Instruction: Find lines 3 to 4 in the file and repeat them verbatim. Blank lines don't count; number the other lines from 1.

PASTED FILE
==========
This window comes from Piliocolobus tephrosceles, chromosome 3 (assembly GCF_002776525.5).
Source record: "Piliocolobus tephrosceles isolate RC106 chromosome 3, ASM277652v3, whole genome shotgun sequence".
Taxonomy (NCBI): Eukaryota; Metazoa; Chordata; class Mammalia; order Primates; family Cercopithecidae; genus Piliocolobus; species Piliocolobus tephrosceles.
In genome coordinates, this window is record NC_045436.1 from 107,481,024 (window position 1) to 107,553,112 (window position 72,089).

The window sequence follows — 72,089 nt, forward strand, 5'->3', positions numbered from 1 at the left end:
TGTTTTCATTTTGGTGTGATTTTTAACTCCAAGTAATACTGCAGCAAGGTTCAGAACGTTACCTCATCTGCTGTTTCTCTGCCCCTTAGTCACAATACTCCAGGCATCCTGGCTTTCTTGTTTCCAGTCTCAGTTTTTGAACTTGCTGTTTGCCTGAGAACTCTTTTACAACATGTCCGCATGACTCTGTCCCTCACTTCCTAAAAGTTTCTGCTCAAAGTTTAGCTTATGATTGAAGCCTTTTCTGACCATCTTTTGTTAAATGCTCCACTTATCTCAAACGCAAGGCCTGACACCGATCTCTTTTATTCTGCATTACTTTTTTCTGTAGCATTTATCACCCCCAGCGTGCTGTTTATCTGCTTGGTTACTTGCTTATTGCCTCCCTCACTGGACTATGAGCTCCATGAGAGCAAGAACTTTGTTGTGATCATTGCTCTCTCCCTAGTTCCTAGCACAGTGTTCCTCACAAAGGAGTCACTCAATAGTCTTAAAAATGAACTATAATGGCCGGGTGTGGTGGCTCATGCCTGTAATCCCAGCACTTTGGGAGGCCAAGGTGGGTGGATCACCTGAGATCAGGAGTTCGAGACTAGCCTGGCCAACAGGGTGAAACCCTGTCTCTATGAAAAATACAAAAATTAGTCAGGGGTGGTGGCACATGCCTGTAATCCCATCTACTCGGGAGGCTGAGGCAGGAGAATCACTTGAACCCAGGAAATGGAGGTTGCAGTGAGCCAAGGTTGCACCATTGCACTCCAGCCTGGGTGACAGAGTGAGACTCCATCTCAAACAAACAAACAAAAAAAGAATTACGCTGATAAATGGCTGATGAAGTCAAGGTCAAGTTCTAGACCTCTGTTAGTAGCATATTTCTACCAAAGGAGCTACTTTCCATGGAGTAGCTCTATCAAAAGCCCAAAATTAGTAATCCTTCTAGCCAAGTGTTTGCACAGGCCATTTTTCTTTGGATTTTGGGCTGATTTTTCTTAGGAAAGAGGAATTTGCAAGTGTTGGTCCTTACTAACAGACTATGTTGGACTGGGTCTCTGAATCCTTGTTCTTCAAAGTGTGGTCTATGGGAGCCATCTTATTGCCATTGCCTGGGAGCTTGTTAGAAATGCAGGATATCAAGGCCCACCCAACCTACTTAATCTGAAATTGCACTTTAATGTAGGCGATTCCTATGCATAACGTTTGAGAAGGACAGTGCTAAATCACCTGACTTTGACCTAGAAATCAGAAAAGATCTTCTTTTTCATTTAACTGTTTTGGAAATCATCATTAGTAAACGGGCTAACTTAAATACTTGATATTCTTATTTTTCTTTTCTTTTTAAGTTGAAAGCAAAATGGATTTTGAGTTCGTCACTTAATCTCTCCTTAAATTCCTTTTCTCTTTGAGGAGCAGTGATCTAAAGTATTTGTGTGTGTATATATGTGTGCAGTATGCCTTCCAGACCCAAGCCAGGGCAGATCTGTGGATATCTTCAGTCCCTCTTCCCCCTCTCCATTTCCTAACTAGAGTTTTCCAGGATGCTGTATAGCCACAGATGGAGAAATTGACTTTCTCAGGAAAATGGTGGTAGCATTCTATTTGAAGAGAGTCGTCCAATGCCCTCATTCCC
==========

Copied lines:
Taxonomy (NCBI): Eukaryota; Metazoa; Chordata; class Mammalia; order Primates; family Cercopithecidae; genus Piliocolobus; species Piliocolobus tephrosceles.
In genome coordinates, this window is record NC_045436.1 from 107,481,024 (window position 1) to 107,553,112 (window position 72,089).